• Execute smart contracts.

Monetas’ commercial-grade version “will have a lot of additional features that are especially important to enterprises and big corporations. For example, it has to be scalable so that you can have millions of simultaneous users, and it has to be highly secure.” These of course are “not easy problems to solve,” and the current projection is that it will take another year before the commercial platform is ready.

Offering financial services on a global level is a legal nightmare and developing a good business model that addresses these concerns took months of legal research and brainstorming.  “What is really important to us is that everything we do is 100% legally compliant. At the same time we need to be profitable, plus we need to achieve our mission of providing access to next-generation financial and legal services to everyone worldwide.”

The solution was to not be a financial services operator. “We will never handle anyone’s assets. That is how Monetas is designed. It never, ever touches or has access to anyone’s assets or information. We are purely a software publisher. This puts us in the same category as book publishers, who are protected under international free speech conventions and laws.”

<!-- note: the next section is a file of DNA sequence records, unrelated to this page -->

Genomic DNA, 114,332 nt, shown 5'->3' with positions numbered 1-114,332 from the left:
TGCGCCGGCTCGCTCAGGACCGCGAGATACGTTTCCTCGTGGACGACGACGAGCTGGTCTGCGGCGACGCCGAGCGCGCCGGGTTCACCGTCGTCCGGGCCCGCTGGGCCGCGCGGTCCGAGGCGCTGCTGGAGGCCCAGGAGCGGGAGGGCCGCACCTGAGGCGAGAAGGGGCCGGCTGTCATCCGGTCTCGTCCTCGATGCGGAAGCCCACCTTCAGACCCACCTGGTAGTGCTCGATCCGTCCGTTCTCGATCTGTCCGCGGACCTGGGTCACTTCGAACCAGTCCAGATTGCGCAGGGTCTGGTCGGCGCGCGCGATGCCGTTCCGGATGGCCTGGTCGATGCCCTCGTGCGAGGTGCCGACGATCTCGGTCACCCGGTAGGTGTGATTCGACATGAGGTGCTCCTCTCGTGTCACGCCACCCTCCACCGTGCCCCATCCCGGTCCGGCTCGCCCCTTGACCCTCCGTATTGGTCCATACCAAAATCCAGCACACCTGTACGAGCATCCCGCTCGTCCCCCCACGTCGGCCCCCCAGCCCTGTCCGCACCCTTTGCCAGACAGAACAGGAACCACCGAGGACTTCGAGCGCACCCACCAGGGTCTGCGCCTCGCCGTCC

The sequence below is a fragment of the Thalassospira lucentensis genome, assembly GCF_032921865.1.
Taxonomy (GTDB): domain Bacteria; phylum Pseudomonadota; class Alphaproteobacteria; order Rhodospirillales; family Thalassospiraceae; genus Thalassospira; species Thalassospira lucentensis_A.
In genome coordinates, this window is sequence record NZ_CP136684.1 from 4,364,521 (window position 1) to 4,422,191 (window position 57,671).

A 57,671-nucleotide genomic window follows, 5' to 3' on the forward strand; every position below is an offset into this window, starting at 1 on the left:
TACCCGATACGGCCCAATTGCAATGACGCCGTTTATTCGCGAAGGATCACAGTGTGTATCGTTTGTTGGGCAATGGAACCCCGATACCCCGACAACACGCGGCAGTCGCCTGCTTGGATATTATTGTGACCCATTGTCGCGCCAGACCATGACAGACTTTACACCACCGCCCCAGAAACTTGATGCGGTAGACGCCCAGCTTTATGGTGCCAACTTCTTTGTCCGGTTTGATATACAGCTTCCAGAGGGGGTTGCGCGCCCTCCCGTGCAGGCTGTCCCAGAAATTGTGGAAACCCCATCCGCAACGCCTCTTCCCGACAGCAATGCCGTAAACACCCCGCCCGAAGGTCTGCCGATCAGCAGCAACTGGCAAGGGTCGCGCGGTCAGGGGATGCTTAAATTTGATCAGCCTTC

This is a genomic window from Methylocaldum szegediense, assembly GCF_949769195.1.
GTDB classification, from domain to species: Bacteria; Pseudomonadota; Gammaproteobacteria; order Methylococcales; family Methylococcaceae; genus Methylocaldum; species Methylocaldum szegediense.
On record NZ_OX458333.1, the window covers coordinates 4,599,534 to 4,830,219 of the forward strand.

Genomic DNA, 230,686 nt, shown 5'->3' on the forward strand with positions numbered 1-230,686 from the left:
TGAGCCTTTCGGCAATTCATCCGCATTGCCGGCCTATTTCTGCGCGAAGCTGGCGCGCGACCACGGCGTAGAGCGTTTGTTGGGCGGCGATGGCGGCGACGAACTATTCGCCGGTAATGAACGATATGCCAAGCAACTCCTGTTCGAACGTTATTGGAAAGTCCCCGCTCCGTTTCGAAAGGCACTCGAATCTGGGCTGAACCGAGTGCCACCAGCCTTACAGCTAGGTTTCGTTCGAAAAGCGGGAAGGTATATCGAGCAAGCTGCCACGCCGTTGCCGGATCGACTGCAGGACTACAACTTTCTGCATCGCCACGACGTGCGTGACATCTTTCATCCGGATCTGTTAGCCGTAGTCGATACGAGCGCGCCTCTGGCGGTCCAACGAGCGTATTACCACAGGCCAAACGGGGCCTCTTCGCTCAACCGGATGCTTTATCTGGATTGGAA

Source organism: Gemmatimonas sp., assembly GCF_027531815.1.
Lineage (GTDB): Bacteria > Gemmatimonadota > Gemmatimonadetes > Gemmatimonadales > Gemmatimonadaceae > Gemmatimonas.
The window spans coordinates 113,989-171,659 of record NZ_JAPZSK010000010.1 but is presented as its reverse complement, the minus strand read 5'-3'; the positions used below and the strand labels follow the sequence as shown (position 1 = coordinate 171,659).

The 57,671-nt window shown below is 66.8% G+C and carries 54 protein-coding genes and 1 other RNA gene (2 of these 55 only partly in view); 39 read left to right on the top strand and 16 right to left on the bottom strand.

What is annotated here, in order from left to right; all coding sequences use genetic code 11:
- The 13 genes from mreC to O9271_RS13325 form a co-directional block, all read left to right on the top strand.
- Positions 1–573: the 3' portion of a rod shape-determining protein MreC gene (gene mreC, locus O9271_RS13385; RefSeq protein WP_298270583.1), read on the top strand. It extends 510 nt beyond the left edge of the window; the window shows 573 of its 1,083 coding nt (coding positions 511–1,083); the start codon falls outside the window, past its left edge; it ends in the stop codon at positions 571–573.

Monetas’ business model is to license its commercial software to consumers as a mobile app (available Q3 / 2013), and to businesses as an enterprise platform (available Q3 / 2014).

The mobile app will enable users, including the world’s 2.5 billion “unbanked”, to:

  • Securely and privately store digital assets
  • Buy and sell goods and services worldwide with no bank or credit card required
  • Instantly send and receive money
  • Execute legal contracts with any party anywhere in the world, without a lawyer.
  • It will also have “convenience” features such as automating recurring transactions, storing transaction history, operating with multiple currencies, etc.

The Monetas enterprise platform will be licensed to businesses, including the millions of merchants who currently have no access to a merchant account, “who will use it to create amazing new products and services that weren’t possible before, as well as make existing transactions far cheaper, faster, more secure, more private.”